[FOM] Re: Absoluteness of Clay prize problems
Timothy Y. Chow
tchow at alum.mit.edu
Tue Aug 17 13:41:01 EDT 2004
"John T. Baldwin" <jbaldwin at uic.edu> wrote:
> I had lunch with a mathematician the other day who opined that the Clay
> problems were probably all provable
> or refuatable in ZFC. One way to argue this (without finding proofs)
> is to give a syntactic analysis showing that the varous statements
> are absolute. For instance, I have heard that the Riemann Hypothesis
> is pi^0_1. Can anyone provide references on specific
> statements or even better a summary article on this subject.
I don't completely understand your question; however, I think the
following observation is relevant. If one were to prove that (say)
RH is either provable or refutable in ZFC, then one would have almost
reduced RH to a finite computation. Specifically, one would have
proved that a program that blindly searches for either a proof or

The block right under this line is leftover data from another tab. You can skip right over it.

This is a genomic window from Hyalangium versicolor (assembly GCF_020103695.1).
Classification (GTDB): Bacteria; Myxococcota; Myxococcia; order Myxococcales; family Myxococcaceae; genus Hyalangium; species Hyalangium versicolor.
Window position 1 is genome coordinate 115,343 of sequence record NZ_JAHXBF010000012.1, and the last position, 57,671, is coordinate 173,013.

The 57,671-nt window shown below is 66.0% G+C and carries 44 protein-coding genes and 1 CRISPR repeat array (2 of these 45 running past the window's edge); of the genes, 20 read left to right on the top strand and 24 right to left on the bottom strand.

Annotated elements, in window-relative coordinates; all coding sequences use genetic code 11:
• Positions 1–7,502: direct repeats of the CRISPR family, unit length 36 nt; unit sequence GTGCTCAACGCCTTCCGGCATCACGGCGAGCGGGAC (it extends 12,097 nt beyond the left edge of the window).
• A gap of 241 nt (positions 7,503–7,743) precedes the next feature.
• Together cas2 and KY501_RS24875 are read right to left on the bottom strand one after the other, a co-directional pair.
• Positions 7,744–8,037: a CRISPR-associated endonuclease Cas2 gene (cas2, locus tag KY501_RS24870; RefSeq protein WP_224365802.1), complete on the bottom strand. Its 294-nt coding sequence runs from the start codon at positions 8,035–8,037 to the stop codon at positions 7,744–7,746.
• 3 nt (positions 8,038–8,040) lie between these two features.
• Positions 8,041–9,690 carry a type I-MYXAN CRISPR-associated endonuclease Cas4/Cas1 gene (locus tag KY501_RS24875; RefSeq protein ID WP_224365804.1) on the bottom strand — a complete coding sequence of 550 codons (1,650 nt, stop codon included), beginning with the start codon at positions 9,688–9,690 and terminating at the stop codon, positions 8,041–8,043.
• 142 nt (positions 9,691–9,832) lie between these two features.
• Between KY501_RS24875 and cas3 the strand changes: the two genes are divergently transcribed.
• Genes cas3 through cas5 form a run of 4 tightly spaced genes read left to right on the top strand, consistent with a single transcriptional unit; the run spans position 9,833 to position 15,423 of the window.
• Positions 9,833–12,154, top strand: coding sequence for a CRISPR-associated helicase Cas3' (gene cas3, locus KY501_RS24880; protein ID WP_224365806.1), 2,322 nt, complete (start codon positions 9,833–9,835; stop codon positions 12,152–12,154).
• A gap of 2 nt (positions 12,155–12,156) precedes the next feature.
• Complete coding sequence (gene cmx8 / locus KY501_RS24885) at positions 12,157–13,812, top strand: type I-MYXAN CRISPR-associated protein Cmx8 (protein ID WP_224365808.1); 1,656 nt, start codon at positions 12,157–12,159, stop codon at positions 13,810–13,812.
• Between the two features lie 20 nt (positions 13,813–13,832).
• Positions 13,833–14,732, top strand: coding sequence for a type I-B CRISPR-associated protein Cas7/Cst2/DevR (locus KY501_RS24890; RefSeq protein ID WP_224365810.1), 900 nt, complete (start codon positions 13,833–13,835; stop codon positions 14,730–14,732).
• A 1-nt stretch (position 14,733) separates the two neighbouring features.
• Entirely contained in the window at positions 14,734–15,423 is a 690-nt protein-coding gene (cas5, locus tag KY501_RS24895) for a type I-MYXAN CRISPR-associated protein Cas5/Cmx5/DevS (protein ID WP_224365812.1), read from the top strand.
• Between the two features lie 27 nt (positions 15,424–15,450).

a disproof of RH from ZFC would terminate in a finite amount of time.
(This might not quite "settle" RH, since you need some sort of reflection
principle to get from "ZFC proves RH" to RH itself, but probably most
mathematicians implicitly believe in such a reflection principle.)
In other words, proving that RH is provable or refutable in ZFC would
be an enormous achievement, coming very close to settling RH itself.
And of course, nobody has done anything like this.
As for the fact that RH is Pi^0_1, this follows from Lagarias's result
that RH is equivalent to the statement that for all n,
sigma(n) <= H_n + exp(H_n) log(H_n),
where sigma is the sum-of-divisors function and H_n is the nth harmonic
number. Also, P != NP is easily expressed as a Pi^0_2 sentence: for all
machines and polynomials, there's a SAT instance that is incorrectly
handled.
Tim
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